ICREA Academia
M. Teresa Espinal Farré

M. Teresa Espinal Farré

ICREA Acadèmia 2009 & 2015

Universitat Autònoma de Barcelona · Humanities

M. Teresa Espinal Farré

I have a bachelor’s degree in Hispanic Philology (U. Autònoma de Barcelona - UAB, 1978), a Master of Arts in Linguistics (U. of London, 1981), and a PhD in Theoretical Linguistics (UAB, 1985). Postdoctoral research stays at the U. of California at Berkeley, Stanford U., U. of Utrecht, and U. Paris 7-CNRS, and visiting professor at UNICAMP and at UNAM.

I am a Professor of Linguistics at the UAB (since 1999) and a member of the Center for Theoretical Linguistics (CLT). I have published several books and edited various special issues of journals. I am the author of a number of articles in specialized journals (Language, Journal of Linguistics, Natural Language and Linguistic Theory, Frontiers in Psychology. Language Sciences, Journal of Pragmatics, The Linguistic Review, Linguistics, Studia Linguistica, Int. Journal of Lexicography, Linguisticae Investigationes, Probus, Glossa, Annual Review of Linguistics, Lingua, among others), and in edited volumes.

Research interests

My main research interest is the theory of language. The most recent research focuses on the structure and meaning of negation in natural languages (single negation, expletive negation and double negation readings at the syntax-semantics interface and at the syntax-prosody-gesture interface), rejecting responses to negative assertions and questions, reference to kinds and to other generic expressions, the structure and meaning of bare nominals, weak referentiality and event modification, expletive determiners, the structure of vocatives, and the semantics of number, among other topics. Previous research dealt with different adverbial expressions and the adjunct / disjunct asymmetry, and the syntax and semantics of idioms. While the final goal of this theoretical research is to understand the structure of language, on a more applied level I am developing experimental research on how speakers assign specific readings to linguistic expressions.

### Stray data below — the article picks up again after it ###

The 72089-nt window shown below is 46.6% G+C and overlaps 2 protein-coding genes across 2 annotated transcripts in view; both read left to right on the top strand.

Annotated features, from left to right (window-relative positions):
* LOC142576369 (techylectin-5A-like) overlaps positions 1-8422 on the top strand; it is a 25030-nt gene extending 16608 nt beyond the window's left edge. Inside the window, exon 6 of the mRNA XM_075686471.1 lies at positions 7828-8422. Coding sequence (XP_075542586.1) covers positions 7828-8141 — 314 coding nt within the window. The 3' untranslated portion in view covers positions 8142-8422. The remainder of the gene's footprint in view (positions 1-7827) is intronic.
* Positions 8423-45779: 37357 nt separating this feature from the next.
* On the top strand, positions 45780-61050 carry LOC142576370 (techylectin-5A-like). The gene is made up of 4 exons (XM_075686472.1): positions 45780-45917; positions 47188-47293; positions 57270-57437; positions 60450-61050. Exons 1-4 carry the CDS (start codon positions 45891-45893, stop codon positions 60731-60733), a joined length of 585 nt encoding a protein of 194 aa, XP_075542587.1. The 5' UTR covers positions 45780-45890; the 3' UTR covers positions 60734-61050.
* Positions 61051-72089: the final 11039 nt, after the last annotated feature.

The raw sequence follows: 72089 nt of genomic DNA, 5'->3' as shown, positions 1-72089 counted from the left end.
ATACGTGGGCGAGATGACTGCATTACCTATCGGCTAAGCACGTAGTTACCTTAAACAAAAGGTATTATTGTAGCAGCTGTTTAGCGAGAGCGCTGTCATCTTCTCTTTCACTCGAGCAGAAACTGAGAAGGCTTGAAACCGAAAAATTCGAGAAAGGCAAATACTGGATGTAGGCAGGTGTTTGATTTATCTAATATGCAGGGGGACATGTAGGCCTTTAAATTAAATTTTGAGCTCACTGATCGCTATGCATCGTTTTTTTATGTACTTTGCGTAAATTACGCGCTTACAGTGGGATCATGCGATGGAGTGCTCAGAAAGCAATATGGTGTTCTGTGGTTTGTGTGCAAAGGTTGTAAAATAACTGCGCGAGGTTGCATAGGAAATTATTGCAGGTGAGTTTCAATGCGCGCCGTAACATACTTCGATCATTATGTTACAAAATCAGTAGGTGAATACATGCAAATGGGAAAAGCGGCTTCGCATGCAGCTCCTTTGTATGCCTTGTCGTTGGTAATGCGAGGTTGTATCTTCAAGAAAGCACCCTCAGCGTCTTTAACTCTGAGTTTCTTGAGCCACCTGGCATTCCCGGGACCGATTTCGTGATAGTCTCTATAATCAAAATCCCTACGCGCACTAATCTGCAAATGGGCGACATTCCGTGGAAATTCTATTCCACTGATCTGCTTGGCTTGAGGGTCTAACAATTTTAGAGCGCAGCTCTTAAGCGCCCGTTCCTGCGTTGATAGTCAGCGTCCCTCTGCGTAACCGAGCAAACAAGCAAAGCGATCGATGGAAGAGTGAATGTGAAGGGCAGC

Linguistic theory, syntax, semantics, pragmatics, experimental linguistics